Head Gardeners of Victorian Era England

Head gardeners held positions of prestige in Victorian era Britain. They had large staffs, were experts of botany and started gardening trends.

a garden featuring carpet bedding overlooking a port city.

Photo: denvilles duo

Victorian era English Head Gardener John Fleming invented the gardening practice of "carpet bedding" that is still used today in many gardens throughout the world.

During the Victorian era in Britain, the head gardeners of great country houses were the experts in horticultural practices. Boys of twelve years began an apprenticeship, and if they were receptive they could rise through the ranks and assume the responsibility of producing all of the floral art needed for a grand house and garden.

Head gardeners commanded a large staff and supervised the growing and arranging of both garden flowers as well as exotic flowers grown under glass.

They wrote for the “Gardener’s Chronicle” and started trends. For example, Donald Beaton used masses of red geraniums and created “ribbon bedding” to edge stone stairs and paths. John Fleming created the Duchess of Sutherland’s monogram by clipping plants to resemble a Turkish carpet and the term “carpet bedding” was coined.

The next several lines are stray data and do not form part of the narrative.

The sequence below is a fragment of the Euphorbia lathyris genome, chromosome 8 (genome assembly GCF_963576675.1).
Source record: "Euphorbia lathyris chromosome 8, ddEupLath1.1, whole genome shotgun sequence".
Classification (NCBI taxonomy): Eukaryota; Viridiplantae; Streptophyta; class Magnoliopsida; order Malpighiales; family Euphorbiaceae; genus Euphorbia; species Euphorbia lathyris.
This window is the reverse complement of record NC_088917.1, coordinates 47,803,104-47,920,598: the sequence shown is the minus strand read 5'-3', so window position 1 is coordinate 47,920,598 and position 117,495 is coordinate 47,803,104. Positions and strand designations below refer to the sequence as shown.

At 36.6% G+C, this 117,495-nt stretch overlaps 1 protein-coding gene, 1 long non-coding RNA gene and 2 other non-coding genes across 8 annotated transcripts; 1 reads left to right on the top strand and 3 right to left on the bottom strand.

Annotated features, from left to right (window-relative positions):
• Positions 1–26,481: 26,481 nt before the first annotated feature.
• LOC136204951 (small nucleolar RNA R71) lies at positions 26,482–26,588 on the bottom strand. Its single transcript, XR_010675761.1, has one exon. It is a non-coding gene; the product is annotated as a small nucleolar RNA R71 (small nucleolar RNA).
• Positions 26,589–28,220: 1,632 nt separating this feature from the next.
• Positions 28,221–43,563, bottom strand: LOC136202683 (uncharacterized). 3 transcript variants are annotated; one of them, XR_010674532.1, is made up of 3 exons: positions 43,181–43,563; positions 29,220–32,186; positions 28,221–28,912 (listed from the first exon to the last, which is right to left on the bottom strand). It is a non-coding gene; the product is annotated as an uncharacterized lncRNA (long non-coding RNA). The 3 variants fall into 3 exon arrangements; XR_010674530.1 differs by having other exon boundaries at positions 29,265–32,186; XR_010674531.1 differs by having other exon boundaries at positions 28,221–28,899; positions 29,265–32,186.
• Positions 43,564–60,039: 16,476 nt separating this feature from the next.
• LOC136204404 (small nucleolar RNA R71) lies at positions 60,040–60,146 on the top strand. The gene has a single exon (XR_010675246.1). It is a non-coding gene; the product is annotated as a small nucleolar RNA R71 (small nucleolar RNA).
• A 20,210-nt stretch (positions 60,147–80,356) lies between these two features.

By the 1870′s, floral arms and insignias graced all the great gardens and parks.

Today, garden magazines and television have replaced head gardeners as resources for horticultural expertise. Changes in the economy and the idea of gardening as a hobby have made the role of head gardeners obsolete.

Moya Andrews

, originally from Queensland, Australia, served as Vice Chancellor for Academic Affairs and Dean of the Faculties at Indiana University until 2004. In the same year, Moya began hosting Focus on Flowers for WFIU. In addition, Moya does interviews for Profiles, is a member of the Bloomington Hospital Board, and authored Perennials Short and Tall from Indiana University Press.

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